Last year, David Marcus outlined a strategy for making money with five marine shipping stocks, because new industry pollution standards were setting up a declining supply of ships.
The COVID-19 outbreak has reversed the group’s gains that Marcus, the CEO of Evermore Global Advisors in Summit, N.J., enjoyed last year.
However, he sees one short-term silver lining for two of the companies and remains confident the entire group will turn out to be long-term winners. During an interview, Marcus outlined the way forward for his favorite shippers, while also identifying another special situation he was looking to take advantage of: IAC/InteractiveCorp.’s
planned spinoff of its 80% stake in Match Group
Marine shipping setup
Back in August, Marcus and Thomas O, a portfolio manager with Evermore, said new international caps on sulfur emissions for marine shippers, known as IMO 2020, were going to accelerate a decline in the global fleet, altering the supply/demand balance, raising day rates, cash flow and stock prices. Marcus and O shared five stocks selections — two tanker companies and three bulk (or container) shippers.
‘These companies have said all excess dollars will be given to shareholders. They do not do buybacks. We expect very high dividend yields.’
— David Marcus, CEO of Evermore, on marine tankers.
Then in early January, Marcus said the expected supply decline was taking place, with companies forced to scrap older ships that were too expensive to be retrofitted to meet the new emissions standards, and that day rates had “substantially picked up.” The five marine shipping stocks had all seen double-digit returns since the August conversation.
But the coronavirus crisis reversed those gains. Here’s how the five stocks have performed for various periods since Aug. 7, when Marcus first discussed them with MarketWatch:
|Petroleum and refined fuel||Ticker||Total return – 2020 through April 3||Total return – Aug. 7, 2019, through April 3, 2020||Total return – Aug. 7, 2019, through Dec. 31, 2019|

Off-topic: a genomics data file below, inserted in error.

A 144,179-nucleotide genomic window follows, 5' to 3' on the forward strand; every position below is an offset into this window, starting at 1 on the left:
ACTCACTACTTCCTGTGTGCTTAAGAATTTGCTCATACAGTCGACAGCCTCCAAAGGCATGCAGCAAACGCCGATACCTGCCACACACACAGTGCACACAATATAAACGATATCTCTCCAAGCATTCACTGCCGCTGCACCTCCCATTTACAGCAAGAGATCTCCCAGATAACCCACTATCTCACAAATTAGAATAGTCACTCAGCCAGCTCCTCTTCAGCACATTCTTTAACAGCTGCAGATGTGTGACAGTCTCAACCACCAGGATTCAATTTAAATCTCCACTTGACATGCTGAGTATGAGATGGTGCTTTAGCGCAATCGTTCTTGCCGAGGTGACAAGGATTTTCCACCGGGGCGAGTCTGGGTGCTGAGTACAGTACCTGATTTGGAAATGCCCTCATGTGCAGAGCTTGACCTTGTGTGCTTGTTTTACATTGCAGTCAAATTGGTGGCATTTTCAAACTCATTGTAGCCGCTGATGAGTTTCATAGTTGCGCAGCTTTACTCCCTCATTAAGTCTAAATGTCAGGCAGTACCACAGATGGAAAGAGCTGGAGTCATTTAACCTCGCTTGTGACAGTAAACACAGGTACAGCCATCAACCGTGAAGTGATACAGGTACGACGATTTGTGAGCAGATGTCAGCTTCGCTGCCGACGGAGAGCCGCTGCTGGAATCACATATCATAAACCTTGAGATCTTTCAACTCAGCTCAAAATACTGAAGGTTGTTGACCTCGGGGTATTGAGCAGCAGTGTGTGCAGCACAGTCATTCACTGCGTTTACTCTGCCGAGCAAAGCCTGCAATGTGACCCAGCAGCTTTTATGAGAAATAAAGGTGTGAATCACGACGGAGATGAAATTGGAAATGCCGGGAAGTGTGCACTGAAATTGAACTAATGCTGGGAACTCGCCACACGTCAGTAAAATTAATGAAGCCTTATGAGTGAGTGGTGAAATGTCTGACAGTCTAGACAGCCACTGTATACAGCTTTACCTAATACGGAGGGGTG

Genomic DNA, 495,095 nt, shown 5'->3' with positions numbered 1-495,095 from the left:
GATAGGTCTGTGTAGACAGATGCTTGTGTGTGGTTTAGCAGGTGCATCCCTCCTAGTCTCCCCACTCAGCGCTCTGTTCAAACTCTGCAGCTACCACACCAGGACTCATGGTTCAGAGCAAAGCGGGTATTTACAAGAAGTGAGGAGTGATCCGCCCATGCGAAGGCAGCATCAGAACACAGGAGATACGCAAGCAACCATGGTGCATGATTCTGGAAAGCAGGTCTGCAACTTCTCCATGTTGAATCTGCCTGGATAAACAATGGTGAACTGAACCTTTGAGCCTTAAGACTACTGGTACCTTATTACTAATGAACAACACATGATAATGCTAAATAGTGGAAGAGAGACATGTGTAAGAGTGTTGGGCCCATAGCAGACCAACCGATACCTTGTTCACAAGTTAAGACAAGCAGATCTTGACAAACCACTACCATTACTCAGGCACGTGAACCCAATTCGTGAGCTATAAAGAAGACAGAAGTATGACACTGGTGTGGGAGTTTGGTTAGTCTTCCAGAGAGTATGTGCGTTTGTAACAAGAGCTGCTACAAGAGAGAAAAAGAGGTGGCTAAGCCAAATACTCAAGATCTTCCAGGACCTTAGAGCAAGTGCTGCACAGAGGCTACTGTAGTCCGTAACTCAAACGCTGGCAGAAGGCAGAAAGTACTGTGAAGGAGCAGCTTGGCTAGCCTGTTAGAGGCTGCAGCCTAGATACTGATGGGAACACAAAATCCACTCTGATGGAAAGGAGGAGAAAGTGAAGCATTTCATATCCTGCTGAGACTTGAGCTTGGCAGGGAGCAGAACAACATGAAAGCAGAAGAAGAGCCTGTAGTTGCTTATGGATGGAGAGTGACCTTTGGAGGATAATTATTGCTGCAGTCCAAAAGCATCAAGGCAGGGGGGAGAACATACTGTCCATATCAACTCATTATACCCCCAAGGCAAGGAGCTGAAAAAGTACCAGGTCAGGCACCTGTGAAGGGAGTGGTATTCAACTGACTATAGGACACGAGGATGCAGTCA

|Scorpio Tankers Inc.||
|Data source: FactSet|
|Container shippers||Ticker||Total return – 2020 through April 3||Total return – Aug. 7, 2019, through April 3, 2020||Total return – Aug. 7, 2019, through Dec. 31, 2019|
|Scorpio Bulkers, Inc.||
|Genco Shipping & Trading Ltd||
|Star Bulk Carriers Corp.||
|Data source: FactSet|
You will need to scroll the tables to see all of the data.
“This year, even before the coronavirus news, the maritime sector had been very weak. You started to see the slowdown in China, you started to see day rates come down. We have generally kept with the positions overall,” Marcus said during an interview on April 2.
Only one of the five, Frontline
was still up as of the close on April 3 from when Marcus recommended it in August. Frontline runs crude-oil tankers while Scorpio Tankers
moves refined petroleum products.
Evermore’s update — tankers
During the interview, Marcus and Thomas O explained that the current economic situation for crude-oil tankers is actually favorable, because of the decision of Saudi Arabia and Russia to increase production even as international demand collapsed. President Trump said on April 2 that he expected those Saudi Arabia and Russia to negotiate production cuts of 10 million barrels a day.
But the agreement between OPEC producers and Russia to cut production by 10 million (or even 15 million) barrels a day “would still pale in comparison to the forecasts for near-term demand destruction caused by the pandemic,” according to Cantor Fitzgerald Europe analyst Jack Allardyce, who estimated the demand reduction to be 35 million barrels a day, in a note to clients on April 2. So U.S. producers seem likely to make production cuts of their own.
The world is awash with oil. With production cuts and expected improvement in demand after coronavirus infections crest, oil futures several months out are considerably higher than current prices. That means producers are rapidly filling their storage facilities to store the oil until prices recover, which bodes well for the tankers.